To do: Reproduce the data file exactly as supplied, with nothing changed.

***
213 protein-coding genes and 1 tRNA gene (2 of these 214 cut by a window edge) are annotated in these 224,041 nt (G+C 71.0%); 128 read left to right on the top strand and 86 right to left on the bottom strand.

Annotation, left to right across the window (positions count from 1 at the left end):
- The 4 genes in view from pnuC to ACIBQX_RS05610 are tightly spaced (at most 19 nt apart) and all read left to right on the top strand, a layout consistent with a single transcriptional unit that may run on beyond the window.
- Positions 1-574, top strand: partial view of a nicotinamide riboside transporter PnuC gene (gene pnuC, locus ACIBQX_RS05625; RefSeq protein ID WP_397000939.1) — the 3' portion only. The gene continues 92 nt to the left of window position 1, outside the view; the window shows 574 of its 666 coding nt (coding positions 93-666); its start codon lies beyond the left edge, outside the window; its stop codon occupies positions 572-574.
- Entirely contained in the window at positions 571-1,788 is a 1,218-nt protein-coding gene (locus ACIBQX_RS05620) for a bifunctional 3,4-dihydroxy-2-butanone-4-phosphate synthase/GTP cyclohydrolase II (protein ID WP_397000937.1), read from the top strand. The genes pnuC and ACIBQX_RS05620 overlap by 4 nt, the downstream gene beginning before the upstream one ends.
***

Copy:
213 protein-coding genes and 1 tRNA gene (2 of these 214 cut by a window edge) are annotated in these 224,041 nt (G+C 71.0%); 128 read left to right on the top strand and 86 right to left on the bottom strand.

Annotation, left to right across the window (positions count from 1 at the left end):
- The 4 genes in view from pnuC to ACIBQX_RS05610 are tightly spaced (at most 19 nt apart) and all read left to right on the top strand, a layout consistent with a single transcriptional unit that may run on beyond the window.
- Positions 1-574, top strand: partial view of a nicotinamide riboside transporter PnuC gene (gene pnuC, locus ACIBQX_RS05625; RefSeq protein ID WP_397000939.1) — the 3' portion only. The gene continues 92 nt to the left of window position 1, outside the view; the window shows 574 of its 666 coding nt (coding positions 93-666); its start codon lies beyond the left edge, outside the window; its stop codon occupies positions 572-574.
- Entirely contained in the window at positions 571-1,788 is a 1,218-nt protein-coding gene (locus ACIBQX_RS05620) for a bifunctional 3,4-dihydroxy-2-butanone-4-phosphate synthase/GTP cyclohydrolase II (protein ID WP_397000937.1), read from the top strand. The genes pnuC and ACIBQX_RS05620 overlap by 4 nt, the downstream gene beginning before the upstream one ends.